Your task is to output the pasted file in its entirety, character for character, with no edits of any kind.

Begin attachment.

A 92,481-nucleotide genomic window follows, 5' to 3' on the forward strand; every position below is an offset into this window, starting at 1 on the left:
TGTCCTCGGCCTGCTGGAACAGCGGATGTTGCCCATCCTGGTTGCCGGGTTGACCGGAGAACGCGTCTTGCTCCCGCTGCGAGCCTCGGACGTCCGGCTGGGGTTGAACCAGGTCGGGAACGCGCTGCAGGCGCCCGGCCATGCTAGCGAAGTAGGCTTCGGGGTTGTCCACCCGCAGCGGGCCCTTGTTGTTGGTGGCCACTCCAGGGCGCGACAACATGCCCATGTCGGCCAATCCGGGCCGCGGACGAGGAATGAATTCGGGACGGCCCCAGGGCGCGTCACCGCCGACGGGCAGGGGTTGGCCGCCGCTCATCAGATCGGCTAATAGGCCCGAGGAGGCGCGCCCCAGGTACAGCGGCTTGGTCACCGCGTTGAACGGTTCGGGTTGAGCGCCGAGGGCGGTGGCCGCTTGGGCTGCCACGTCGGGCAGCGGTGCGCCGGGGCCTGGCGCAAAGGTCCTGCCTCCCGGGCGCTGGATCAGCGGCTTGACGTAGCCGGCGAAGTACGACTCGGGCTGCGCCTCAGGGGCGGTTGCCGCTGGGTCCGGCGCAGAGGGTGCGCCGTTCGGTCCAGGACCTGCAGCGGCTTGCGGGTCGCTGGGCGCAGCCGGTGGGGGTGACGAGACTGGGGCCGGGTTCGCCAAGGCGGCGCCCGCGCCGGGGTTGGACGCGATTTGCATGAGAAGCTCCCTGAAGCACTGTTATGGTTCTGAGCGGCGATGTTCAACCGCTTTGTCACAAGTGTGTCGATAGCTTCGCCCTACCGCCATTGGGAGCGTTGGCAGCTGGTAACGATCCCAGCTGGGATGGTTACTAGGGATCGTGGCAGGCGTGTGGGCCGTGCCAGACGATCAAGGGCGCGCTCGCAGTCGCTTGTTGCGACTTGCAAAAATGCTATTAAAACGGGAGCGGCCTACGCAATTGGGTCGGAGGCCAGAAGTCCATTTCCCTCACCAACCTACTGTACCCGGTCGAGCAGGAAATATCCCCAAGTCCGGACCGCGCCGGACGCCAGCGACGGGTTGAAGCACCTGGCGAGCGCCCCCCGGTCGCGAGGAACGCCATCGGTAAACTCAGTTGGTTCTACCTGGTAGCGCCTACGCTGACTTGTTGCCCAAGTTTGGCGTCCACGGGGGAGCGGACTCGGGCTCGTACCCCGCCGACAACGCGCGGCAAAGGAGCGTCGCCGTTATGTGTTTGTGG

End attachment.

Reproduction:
A 92,481-nucleotide genomic window follows, 5' to 3' on the forward strand; every position below is an offset into this window, starting at 1 on the left:
TGTCCTCGGCCTGCTGGAACAGCGGATGTTGCCCATCCTGGTTGCCGGGTTGACCGGAGAACGCGTCTTGCTCCCGCTGCGAGCCTCGGACGTCCGGCTGGGGTTGAACCAGGTCGGGAACGCGCTGCAGGCGCCCGGCCATGCTAGCGAAGTAGGCTTCGGGGTTGTCCACCCGCAGCGGGCCCTTGTTGTTGGTGGCCACTCCAGGGCGCGACAACATGCCCATGTCGGCCAATCCGGGCCGCGGACGAGGAATGAATTCGGGACGGCCCCAGGGCGCGTCACCGCCGACGGGCAGGGGTTGGCCGCCGCTCATCAGATCGGCTAATAGGCCCGAGGAGGCGCGCCCCAGGTACAGCGGCTTGGTCACCGCGTTGAACGGTTCGGGTTGAGCGCCGAGGGCGGTGGCCGCTTGGGCTGCCACGTCGGGCAGCGGTGCGCCGGGGCCTGGCGCAAAGGTCCTGCCTCCCGGGCGCTGGATCAGCGGCTTGACGTAGCCGGCGAAGTACGACTCGGGCTGCGCCTCAGGGGCGGTTGCCGCTGGGTCCGGCGCAGAGGGTGCGCCGTTCGGTCCAGGACCTGCAGCGGCTTGCGGGTCGCTGGGCGCAGCCGGTGGGGGTGACGAGACTGGGGCCGGGTTCGCCAAGGCGGCGCCCGCGCCGGGGTTGGACGCGATTTGCATGAGAAGCTCCCTGAAGCACTGTTATGGTTCTGAGCGGCGATGTTCAACCGCTTTGTCACAAGTGTGTCGATAGCTTCGCCCTACCGCCATTGGGAGCGTTGGCAGCTGGTAACGATCCCAGCTGGGATGGTTACTAGGGATCGTGGCAGGCGTGTGGGCCGTGCCAGACGATCAAGGGCGCGCTCGCAGTCGCTTGTTGCGACTTGCAAAAATGCTATTAAAACGGGAGCGGCCTACGCAATTGGGTCGGAGGCCAGAAGTCCATTTCCCTCACCAACCTACTGTACCCGGTCGAGCAGGAAATATCCCCAAGTCCGGACCGCGCCGGACGCCAGCGACGGGTTGAAGCACCTGGCGAGCGCCCCCCGGTCGCGAGGAACGCCATCGGTAAACTCAGTTGGTTCTACCTGGTAGCGCCTACGCTGACTTGTTGCCCAAGTTTGGCGTCCACGGGGGAGCGGACTCGGGCTCGTACCCCGCCGACAACGCGCGGCAAAGGAGCGTCGCCGTTATGTGTTTGTGG